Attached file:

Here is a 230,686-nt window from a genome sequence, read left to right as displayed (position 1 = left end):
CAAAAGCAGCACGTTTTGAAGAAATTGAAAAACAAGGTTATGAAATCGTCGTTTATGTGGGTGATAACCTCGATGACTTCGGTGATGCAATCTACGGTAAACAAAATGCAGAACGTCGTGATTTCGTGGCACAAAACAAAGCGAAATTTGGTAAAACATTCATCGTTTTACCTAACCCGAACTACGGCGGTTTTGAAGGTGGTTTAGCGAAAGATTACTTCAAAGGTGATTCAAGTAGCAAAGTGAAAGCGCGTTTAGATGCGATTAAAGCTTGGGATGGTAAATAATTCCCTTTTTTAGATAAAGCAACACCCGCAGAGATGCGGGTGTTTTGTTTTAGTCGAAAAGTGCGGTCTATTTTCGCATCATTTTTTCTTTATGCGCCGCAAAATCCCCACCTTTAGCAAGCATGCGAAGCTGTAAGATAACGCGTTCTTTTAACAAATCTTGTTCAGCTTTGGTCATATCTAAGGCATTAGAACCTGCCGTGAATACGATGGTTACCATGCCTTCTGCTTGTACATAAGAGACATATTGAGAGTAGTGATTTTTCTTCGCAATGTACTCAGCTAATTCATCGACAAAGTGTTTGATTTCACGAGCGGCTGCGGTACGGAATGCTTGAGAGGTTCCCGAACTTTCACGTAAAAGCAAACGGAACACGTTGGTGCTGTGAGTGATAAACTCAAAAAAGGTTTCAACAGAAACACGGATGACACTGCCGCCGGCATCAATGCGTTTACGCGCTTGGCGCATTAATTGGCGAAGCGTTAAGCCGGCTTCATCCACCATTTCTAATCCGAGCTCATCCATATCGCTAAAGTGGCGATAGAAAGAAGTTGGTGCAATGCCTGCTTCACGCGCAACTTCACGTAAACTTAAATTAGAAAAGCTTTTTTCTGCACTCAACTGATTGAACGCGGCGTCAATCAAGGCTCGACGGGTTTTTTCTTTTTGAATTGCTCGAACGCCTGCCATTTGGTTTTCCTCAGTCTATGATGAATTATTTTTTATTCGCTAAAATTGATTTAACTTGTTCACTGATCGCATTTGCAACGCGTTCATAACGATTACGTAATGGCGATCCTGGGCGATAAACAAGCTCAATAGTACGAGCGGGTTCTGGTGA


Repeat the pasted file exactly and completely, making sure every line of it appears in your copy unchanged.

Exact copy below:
Here is a 230,686-nt window from a genome sequence, read left to right as displayed (position 1 = left end):
CAAAAGCAGCACGTTTTGAAGAAATTGAAAAACAAGGTTATGAAATCGTCGTTTATGTGGGTGATAACCTCGATGACTTCGGTGATGCAATCTACGGTAAACAAAATGCAGAACGTCGTGATTTCGTGGCACAAAACAAAGCGAAATTTGGTAAAACATTCATCGTTTTACCTAACCCGAACTACGGCGGTTTTGAAGGTGGTTTAGCGAAAGATTACTTCAAAGGTGATTCAAGTAGCAAAGTGAAAGCGCGTTTAGATGCGATTAAAGCTTGGGATGGTAAATAATTCCCTTTTTTAGATAAAGCAACACCCGCAGAGATGCGGGTGTTTTGTTTTAGTCGAAAAGTGCGGTCTATTTTCGCATCATTTTTTCTTTATGCGCCGCAAAATCCCCACCTTTAGCAAGCATGCGAAGCTGTAAGATAACGCGTTCTTTTAACAAATCTTGTTCAGCTTTGGTCATATCTAAGGCATTAGAACCTGCCGTGAATACGATGGTTACCATGCCTTCTGCTTGTACATAAGAGACATATTGAGAGTAGTGATTTTTCTTCGCAATGTACTCAGCTAATTCATCGACAAAGTGTTTGATTTCACGAGCGGCTGCGGTACGGAATGCTTGAGAGGTTCCCGAACTTTCACGTAAAAGCAAACGGAACACGTTGGTGCTGTGAGTGATAAACTCAAAAAAGGTTTCAACAGAAACACGGATGACACTGCCGCCGGCATCAATGCGTTTACGCGCTTGGCGCATTAATTGGCGAAGCGTTAAGCCGGCTTCATCCACCATTTCTAATCCGAGCTCATCCATATCGCTAAAGTGGCGATAGAAAGAAGTTGGTGCAATGCCTGCTTCACGCGCAACTTCACGTAAACTTAAATTAGAAAAGCTTTTTTCTGCACTCAACTGATTGAACGCGGCGTCAATCAAGGCTCGACGGGTTTTTTCTTTTTGAATTGCTCGAACGCCTGCCATTTGGTTTTCCTCAGTCTATGATGAATTATTTTTTATTCGCTAAAATTGATTTAACTTGTTCACTGATCGCATTTGCAACGCGTTCATAACGATTACGTAATGGCGATCCTGGGCGATAAACAAGCTCAATAGTACGAGCGGGTTCTGGTGA